I grabbed some 4mm plywood (just ordinary pine), bought some wire and wheels and had at it. The result is shown below.
The first version of the wheels mounted on the wing. They are held on by 2 cable ties, one that goes through the motor mount at the back, and the one that holds the battery in as well. An issue here is that takeoff takes a long run because the wing does not have enough incidence. Basically it gets off when the nosewheel hits a bump and bounces up! The bolts holding the plywood away from the surface at the back are the problem, since if that area was flat and the plank could be held flat against the trailing section of the wing it would be at about the correct angle.
Despite that problem, I had a few good flights with it like this. In the lower image you can barely see that there is red tape on the plank, which is covering some big holes I drilled because the wheel assembly adds significant weight.
To solve the takeoff run issue I cut some balsa blocks to put between the plank and the wing. The first was 10mm and worked quite well until it fell out during a flight. I then put in a 12mm block which worked even better but increased the drag during flight.
The ultimate solution to the angle issue is a new nosewheel that is longer. As I added angle between the plank and wing I noticed it needed more and more up trim, and flew a bit more sluggish. The sharp will notice that this nosewheel is made from 3.2mm wire like the back legs, whereas the first nosewheel was 2.4mm wire. I found that even a reasonably slick landing would bend the 2.4mm wire. The new one has a few turns for spring but it is heavier, so I cut the plank shorter to keep the CG in the same position. Some would say that if I'd left the plank long I could then remove some noseweight to rebalance, thus reducing AUW. I chose not to do that because I want the wing to be balanced without the wheels mounted so that I can choose to fly without the wheels. I believe a better solution to the excess weight is to move the motor further forward and use a long shaft and extra bearing to support the prop at the back.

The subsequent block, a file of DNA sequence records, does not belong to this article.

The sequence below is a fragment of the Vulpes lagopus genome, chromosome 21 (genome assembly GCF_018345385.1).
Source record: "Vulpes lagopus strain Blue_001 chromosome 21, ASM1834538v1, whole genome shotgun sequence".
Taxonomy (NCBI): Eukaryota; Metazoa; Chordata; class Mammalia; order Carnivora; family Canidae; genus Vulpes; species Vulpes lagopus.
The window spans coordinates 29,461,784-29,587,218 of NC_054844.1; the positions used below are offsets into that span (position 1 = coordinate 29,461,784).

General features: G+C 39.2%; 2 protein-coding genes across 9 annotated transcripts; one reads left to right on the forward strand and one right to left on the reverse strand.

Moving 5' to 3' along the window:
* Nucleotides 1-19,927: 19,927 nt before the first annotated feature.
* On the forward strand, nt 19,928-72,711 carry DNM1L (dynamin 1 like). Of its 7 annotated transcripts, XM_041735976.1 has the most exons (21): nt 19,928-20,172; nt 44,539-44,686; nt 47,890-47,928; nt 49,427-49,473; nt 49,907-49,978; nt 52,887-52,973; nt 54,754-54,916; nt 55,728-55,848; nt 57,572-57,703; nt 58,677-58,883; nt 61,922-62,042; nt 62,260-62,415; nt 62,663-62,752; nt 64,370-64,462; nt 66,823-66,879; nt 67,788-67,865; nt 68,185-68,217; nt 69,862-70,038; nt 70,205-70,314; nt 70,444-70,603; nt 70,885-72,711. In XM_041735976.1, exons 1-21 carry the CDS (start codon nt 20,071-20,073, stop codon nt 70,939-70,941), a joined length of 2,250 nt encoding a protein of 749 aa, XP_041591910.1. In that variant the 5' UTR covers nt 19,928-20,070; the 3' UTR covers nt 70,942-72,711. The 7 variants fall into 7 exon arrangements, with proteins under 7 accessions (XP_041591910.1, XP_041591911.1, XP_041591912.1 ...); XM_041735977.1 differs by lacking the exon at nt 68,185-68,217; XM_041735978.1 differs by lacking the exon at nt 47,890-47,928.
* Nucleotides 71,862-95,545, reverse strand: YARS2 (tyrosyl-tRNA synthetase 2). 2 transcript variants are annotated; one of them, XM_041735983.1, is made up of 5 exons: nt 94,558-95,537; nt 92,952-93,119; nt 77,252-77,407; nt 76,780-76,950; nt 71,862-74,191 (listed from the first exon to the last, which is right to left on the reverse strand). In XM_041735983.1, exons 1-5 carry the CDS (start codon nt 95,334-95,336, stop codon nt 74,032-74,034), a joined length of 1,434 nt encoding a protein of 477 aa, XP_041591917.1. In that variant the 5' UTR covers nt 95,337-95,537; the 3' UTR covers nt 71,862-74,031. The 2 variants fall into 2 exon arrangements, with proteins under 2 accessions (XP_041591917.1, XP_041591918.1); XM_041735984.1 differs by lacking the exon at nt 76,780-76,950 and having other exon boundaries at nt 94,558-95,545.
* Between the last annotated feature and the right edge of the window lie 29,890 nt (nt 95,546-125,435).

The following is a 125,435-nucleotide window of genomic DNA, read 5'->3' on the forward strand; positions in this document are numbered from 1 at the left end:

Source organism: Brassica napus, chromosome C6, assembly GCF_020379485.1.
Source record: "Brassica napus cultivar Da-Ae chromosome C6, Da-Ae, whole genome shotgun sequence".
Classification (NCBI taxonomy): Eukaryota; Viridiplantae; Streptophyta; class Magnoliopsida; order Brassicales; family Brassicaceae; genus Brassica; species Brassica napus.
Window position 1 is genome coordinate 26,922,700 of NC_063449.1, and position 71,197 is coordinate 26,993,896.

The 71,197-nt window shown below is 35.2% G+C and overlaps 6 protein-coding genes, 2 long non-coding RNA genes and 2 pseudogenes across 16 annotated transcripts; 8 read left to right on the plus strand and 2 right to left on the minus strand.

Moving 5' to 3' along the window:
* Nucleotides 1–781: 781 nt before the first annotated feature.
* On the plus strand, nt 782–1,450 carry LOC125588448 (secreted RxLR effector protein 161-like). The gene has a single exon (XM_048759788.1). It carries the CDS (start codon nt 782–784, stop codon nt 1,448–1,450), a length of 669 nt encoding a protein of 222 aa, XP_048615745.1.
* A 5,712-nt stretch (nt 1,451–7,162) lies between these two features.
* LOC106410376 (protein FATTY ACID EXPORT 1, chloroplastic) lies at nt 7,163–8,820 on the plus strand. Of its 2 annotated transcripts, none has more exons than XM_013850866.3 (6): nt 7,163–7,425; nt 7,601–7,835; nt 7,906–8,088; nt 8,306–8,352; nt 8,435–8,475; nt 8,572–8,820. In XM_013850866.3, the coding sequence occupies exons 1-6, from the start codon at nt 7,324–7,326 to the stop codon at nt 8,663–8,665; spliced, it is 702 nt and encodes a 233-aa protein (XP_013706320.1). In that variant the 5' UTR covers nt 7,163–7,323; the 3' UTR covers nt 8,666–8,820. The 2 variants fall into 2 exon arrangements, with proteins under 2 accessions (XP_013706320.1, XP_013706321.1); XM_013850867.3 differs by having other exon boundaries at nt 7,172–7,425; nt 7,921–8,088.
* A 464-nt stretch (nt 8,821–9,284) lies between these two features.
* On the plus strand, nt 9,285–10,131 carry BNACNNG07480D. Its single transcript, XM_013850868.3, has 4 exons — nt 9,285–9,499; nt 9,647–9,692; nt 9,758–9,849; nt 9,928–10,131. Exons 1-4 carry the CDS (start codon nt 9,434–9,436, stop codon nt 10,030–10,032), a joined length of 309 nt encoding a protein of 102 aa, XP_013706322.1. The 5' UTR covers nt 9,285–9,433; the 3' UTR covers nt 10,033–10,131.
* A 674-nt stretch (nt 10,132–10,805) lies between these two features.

As at 11/25/2009 this modified nosewheel is unflown so hopefully I'll remember to come back and report on it. We're having a season of such high wind at the moment such that no-one flew last weekend, and it is still blowing.
I am considering some options for the future, one being to mount an extra servo that can ditch the wheels after takeoff since it does fly rather nicely without the wheels. Another is to make some sort of elastic powered launcher, something like a spear gun that can be fired one handed.
At least now I can fly it with a good assurance of not breaking the prop, so now I can try some different props that I have, that cannot use the prop saver.
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